A clubhouse as a meeting place for an entire district: MVRDV make tennis a trend sport.

Images

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Stade du Merlan

Stade du Merlan

Learning from turtles

Stade du Merlan in Marseille

Noisy neighbours

The project of Stade du Merlan meets two fundamental questions: the wish of contracting authorities not to stigmatize a neighborhood, and the desire to design some architecture.

The current site was abandoned and was the scene of burned cars and all kind of smugglings. The constraints were announced, the specifications well defined:

– A disadvantaged neighborhood, plagued with delinquency
– The necessary management of unwanted intrusions
– A grid impossible to cross and resistant to attacks
– A building resisting to burglaries, graffitis, broken windows, squatting…
– All this respecting, of course, ease of maintenance and servicing.

Bunker vs turtle

The importance of architectural design seemed so essential and, to bunker-like architecture in such neighborhoods where sometimes famous mediated scenes take place, we have preferred a „turtle-like“ intervention for Stade du Merlan!

So the choice is simple, besides being adapted to the site: buildings will be buried in order to protect facades and roofs, to control access, and thus, provide a green space lacking in these concrete asphalt neighborhoods.

This unexpected functional response should not only intervene on the lives of people but also transform the aesthetics of Stade du Merlan: creating a „bubble of air“, a parenthesis, a kind of sacred place of sports and recreation, dedicated to schools and residents. The project borrows a vegetal vocabulary to offer a unique outdoor space!

Architects

ATELIER NAOM* (New Architectes Of’ Marseille) 467 avenue de mazargues 13008 Marseille Frankreich
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Client

STB Northeast 20 Bd Françoise Duparc 13 004 Marseille Frankreich
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Address

Avenue de l’escadrille Normandie-Niemen Marseille 13e Frankreich

Aerial view

Thank you, Google!
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Author

ATELIER NAOM*
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Photograph

ATELIER NAOM*

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Construction costs

€3,265,000
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Opening

2016

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Materials

The patina of corten steel, in warm shades ranging from orange to brown, evoking the color of the earth, joins the green slopes dotted with fallow lands and flowers.

The blades of the fence offering closed view from the front, evaporate quickly like twigs in side view, allowing to close the site while keeping a sensible and perceptible link with the nearby urban context. With the esthetics of this fence, we understand that it was not just to close, to delimit or to erect a barrier between Stade du Merlan and the rest of the world: building conception and architecture means above all creating links.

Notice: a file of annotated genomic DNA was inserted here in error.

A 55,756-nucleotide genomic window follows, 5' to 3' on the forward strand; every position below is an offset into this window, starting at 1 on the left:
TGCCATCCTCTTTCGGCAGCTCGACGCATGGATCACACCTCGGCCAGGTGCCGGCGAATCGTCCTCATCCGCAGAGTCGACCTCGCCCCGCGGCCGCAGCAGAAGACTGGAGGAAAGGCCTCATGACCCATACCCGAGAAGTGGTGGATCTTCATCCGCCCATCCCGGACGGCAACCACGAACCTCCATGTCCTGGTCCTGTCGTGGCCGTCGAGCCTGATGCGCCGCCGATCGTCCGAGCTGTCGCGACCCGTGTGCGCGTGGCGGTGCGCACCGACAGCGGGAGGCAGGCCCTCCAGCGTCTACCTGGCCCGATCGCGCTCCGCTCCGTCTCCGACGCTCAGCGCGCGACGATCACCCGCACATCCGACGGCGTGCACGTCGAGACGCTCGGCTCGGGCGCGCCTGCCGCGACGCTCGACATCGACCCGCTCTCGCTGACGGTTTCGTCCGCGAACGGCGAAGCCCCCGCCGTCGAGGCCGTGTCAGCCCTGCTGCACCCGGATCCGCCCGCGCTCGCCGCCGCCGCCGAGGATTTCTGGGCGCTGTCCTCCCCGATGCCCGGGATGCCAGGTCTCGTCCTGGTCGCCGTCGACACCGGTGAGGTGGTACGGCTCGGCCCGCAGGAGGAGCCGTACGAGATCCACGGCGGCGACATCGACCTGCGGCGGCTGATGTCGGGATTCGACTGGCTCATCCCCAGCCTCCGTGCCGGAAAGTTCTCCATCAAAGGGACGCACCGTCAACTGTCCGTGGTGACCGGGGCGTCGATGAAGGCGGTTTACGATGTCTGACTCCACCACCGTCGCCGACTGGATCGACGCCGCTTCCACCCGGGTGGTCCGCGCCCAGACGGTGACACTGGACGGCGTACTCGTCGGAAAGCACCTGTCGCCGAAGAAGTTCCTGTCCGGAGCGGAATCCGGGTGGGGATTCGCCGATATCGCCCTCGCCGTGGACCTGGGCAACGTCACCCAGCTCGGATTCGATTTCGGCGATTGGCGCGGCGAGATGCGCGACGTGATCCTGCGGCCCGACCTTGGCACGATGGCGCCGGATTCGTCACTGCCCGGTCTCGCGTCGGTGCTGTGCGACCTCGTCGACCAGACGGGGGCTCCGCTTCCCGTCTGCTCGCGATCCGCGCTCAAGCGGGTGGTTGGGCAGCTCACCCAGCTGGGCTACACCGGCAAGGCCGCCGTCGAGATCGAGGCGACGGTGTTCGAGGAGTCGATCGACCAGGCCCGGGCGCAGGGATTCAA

Sirens of mass distribution

As well, from a practical point of view, the selection of a material such as corten steel is a sustainable choice because it is stable over time, naturally durable and easy to maintain: after sanding (e,g, of a graffiti), the patina regenerates itself.

The entire street furniture was created for Stade du Merlan and, from the grid of tree to the interior signage, every detail is an opportunity to express our role as designer and to resist in our own way, to the sirens of mass distribution and its standard catalogs.

Photographs

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Barrancabermeja

Barrancabermeja

Architecture is action

 A roof for Barrancabermeja´s Parks

Barrancabermeja

In Barrancabermeja, a municipality on the banks of the river Magdalena, in Colombia’s department of Santander, stands this open pavilion containing recreational and sports facilities. The 7,000-square-meter public center is protected by a modular structure raised on slender columns, facilitating future enlargements. The system of elongated rhombi has openings to filter in sunlight and incorporate ventilators, sprinklers, and sound and lighting devices.

Prototype

This projects aim is to create an open space that gives true relevance to the role of the community in the construction of a city. A modular system is composed from an elongated rhombus type piece that multiplies and unites in a base module or a complementary module, making an adaptable and progressively growing and transforming structure. A vast generative ceiling emerges from a series of connected and raised pieces that allow existing and unique realities of its location to infiltrate within its interiors. A sequence of physical perceptions based on natural factors such as humidity, heat, cold or luminosity accompanied by controlled elements like light filtration, fans and aspersers, or sound and water implementations, create a spontaneous atmosphere that make people sensible to their own bodies relationship with nature.

Architect

El Equipo Mazzanti
Calle 69 No. 10 – 06
Bogotá
Colombia

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Team

Giancarlo Mazzanti, Carlos Medellín, Humberto Mora, Simón Escabi, Juan Carlos Zapata, Luz Rocío Lamprea, Juan Carlos Zapata, Laura Pachón, Lorena Mendoza, Manuela Dangond, Andrés Melo,  Juan Esteban Parra, Julian Quiroz, Pablo Maal

Structural engineer
Nicolás Parra

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Client

Municipio de Barrancabermeja

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Author